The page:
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    Quote Originally Posted by Rich Douglas View Post
    Such a suggestion made at degreeinfo.com? Shocking!
    Yet another instance of me trying to further my "certinfo.com" agenda.
    M.B.A. University of Scranton (Anticipated 2019)
    M.S.M. (Project Management) University of Management and Technology
    B.S.O.L. Thomas Edison State University
    B.S.B.A. Colorado Technical University
    A.A. University of Scranton
    Certificate in Human Resources Management - Cornell University School of Industrial and Labor Relations
    Certified Employee Benefit Specialist (CEBS)
    Senior Professional in Human Resources (SPHR)

  15. #14
    RFValve is offline Registered User
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    Quote Originally Posted by Neuhaus View Post
    7. It happens mostly with religious schools. They suddenly stop awarding the M.Div. and award a Masters Diploma or an Advanced Diploma in Divinity or Theology.

    .
    This happened to my church, they used to grant degrees and now just a certificate. In the religious context, this doesn't really matter as what is important is that a church recognizes the qualification for a ministerial license.

    There are some instances where people prefer degrees mainly if interested in teaching at the University level but the reality is that is so difficult to get a position even as an adjunct in a religion department that it might not be so realistic to teach with an MDiv where there are tons of PhDs in religion looking for work.

    There are some programs that are meant for licensing purposes that only grant a diploma or certificate, in Canada this is the case for CPA programs that just grant diplomas or certificates but these are mainly meant to qualify to write an exam.

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  17. #15
    Johann is offline Registered User
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    Quote Originally Posted by RFValve
    There are some programs that are meant for licensing purposes that only grant a diploma or certificate, in Canada this is the case for CPA programs that just grant diplomas or certificates but these are mainly meant to qualify to write an exam.
    Not quite like that. For entry to CPA program in Canada (or US), you must have a degree first. From the Canadian CPA page:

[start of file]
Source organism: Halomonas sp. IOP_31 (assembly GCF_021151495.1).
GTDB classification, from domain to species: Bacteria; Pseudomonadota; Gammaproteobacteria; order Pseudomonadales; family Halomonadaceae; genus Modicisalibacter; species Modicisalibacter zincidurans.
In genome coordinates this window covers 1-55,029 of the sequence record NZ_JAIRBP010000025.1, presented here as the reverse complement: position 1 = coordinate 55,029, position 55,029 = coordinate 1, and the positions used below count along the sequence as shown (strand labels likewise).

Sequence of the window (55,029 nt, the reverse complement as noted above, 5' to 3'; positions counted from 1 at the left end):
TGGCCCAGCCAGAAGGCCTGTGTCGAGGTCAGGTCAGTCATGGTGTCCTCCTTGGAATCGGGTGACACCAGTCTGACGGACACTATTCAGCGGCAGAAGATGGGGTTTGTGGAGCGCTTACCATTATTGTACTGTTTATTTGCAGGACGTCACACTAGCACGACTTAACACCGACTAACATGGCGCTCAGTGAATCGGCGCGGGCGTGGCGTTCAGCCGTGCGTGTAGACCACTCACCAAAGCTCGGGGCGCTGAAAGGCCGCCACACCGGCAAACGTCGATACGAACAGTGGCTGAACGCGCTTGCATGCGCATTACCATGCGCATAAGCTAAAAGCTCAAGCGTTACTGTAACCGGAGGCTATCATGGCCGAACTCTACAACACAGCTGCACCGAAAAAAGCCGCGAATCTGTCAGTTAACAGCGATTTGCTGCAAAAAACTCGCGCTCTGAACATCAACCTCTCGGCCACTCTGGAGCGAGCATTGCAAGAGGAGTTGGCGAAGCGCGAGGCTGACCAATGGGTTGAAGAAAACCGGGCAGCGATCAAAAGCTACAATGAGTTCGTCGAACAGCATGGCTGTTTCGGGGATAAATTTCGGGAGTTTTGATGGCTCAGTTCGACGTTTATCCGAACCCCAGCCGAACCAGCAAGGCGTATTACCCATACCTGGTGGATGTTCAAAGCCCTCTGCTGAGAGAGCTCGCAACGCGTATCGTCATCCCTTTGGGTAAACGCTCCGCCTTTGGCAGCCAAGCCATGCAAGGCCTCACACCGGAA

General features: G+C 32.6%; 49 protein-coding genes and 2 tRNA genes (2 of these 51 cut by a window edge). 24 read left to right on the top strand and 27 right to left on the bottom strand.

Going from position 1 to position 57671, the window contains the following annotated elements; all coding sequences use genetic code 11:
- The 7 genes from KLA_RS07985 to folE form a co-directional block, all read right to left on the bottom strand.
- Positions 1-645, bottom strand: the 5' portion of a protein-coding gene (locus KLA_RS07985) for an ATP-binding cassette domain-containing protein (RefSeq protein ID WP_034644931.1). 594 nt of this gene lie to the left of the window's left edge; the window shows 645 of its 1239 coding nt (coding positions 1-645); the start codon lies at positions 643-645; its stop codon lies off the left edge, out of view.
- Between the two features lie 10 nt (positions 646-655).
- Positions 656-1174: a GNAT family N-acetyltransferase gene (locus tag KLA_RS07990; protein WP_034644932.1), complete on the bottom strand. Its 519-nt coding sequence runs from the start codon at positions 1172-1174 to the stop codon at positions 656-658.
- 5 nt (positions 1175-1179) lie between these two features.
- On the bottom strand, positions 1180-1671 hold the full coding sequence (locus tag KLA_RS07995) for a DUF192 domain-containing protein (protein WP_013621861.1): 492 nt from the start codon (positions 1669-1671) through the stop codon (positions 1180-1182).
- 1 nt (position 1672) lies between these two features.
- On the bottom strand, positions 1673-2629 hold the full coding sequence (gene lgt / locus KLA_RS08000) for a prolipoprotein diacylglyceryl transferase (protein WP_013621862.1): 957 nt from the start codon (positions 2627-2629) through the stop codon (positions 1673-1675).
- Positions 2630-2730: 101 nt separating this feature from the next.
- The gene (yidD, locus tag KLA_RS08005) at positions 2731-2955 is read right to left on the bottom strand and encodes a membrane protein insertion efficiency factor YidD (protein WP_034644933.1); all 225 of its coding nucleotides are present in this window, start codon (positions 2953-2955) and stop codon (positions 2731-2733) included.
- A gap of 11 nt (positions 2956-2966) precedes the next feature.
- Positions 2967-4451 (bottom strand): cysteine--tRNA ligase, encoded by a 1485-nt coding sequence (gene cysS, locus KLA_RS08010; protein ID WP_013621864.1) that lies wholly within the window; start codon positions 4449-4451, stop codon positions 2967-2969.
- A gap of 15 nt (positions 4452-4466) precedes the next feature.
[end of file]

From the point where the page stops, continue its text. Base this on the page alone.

"You must have both an undergraduate degree and specific subject area coverage to be admitted to the new CPA Professional Education Program (CPA PEP).

    Here's the whole thing: https://www.cpacanada.ca/en/become-a...becoming-a-cpa

    Quote Originally Posted by RFValve
    This happened to my church, they used to grant degrees and now just a certificate.
    Was this in Canada? if so, did they actually lose Canadian degree-granting status -- or was it a case of never having it in the first place?

    There are bona-fide religious schools here that award degrees, but I can't think of any church in Canada that has degree-granting status of its own. There's no "religious exemption" here. A religious body could issue all the diplomas and certs it wanted, but AFAIK, no degrees without specific degree-granting authority - i.e. Provincial Charter.

    J.
    Last edited by Johann; 06-24-2016 at 02:17 PM.

  18. #16
    Johann is offline Registered User
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    Further to the above, here's a page re: the religious schools where I live (Ontario) that can confer degrees.

    Privately Funded Ontario Institutions with Degree-Granting Authority

    And here's the story in Québec:

    CICIC - Postsecondary education in Quebec

    Churches indeed have influence over higher education at some universities and colleges in Canada - as they do in the US, but the degree authorization pertains to those colleges and universities - not any church itself, as far as I know. So, again - please tell me which Church was offering degrees - under what sort of authorization? And what level(s) of degree(s) was/were being offered?

    J.
    Last edited by Johann; 06-24-2016 at 02:37 PM.